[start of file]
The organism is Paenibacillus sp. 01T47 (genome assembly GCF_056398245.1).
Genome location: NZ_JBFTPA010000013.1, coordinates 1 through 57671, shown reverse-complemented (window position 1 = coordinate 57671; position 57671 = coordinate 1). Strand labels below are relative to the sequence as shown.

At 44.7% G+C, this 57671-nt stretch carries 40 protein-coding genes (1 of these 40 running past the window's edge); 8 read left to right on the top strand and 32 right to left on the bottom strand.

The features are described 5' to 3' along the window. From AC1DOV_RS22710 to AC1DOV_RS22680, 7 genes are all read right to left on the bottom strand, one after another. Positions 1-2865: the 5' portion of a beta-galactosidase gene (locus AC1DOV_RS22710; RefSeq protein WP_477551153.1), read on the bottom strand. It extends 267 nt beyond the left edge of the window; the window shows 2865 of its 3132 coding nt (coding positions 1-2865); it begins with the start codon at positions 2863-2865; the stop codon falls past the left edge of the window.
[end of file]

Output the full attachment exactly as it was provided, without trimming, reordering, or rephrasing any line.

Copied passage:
The organism is Paenibacillus sp. 01T47 (genome assembly GCF_056398245.1).
Genome location: NZ_JBFTPA010000013.1, coordinates 1 through 57671, shown reverse-complemented (window position 1 = coordinate 57671; position 57671 = coordinate 1). Strand labels below are relative to the sequence as shown.

At 44.7% G+C, this 57671-nt stretch carries 40 protein-coding genes (1 of these 40 running past the window's edge); 8 read left to right on the top strand and 32 right to left on the bottom strand.

The features are described 5' to 3' along the window. From AC1DOV_RS22710 to AC1DOV_RS22680, 7 genes are all read right to left on the bottom strand, one after another. Positions 1-2865: the 5' portion of a beta-galactosidase gene (locus AC1DOV_RS22710; RefSeq protein WP_477551153.1), read on the bottom strand. It extends 267 nt beyond the left edge of the window; the window shows 2865 of its 3132 coding nt (coding positions 1-2865); it begins with the start codon at positions 2863-2865; the stop codon falls past the left edge of the window.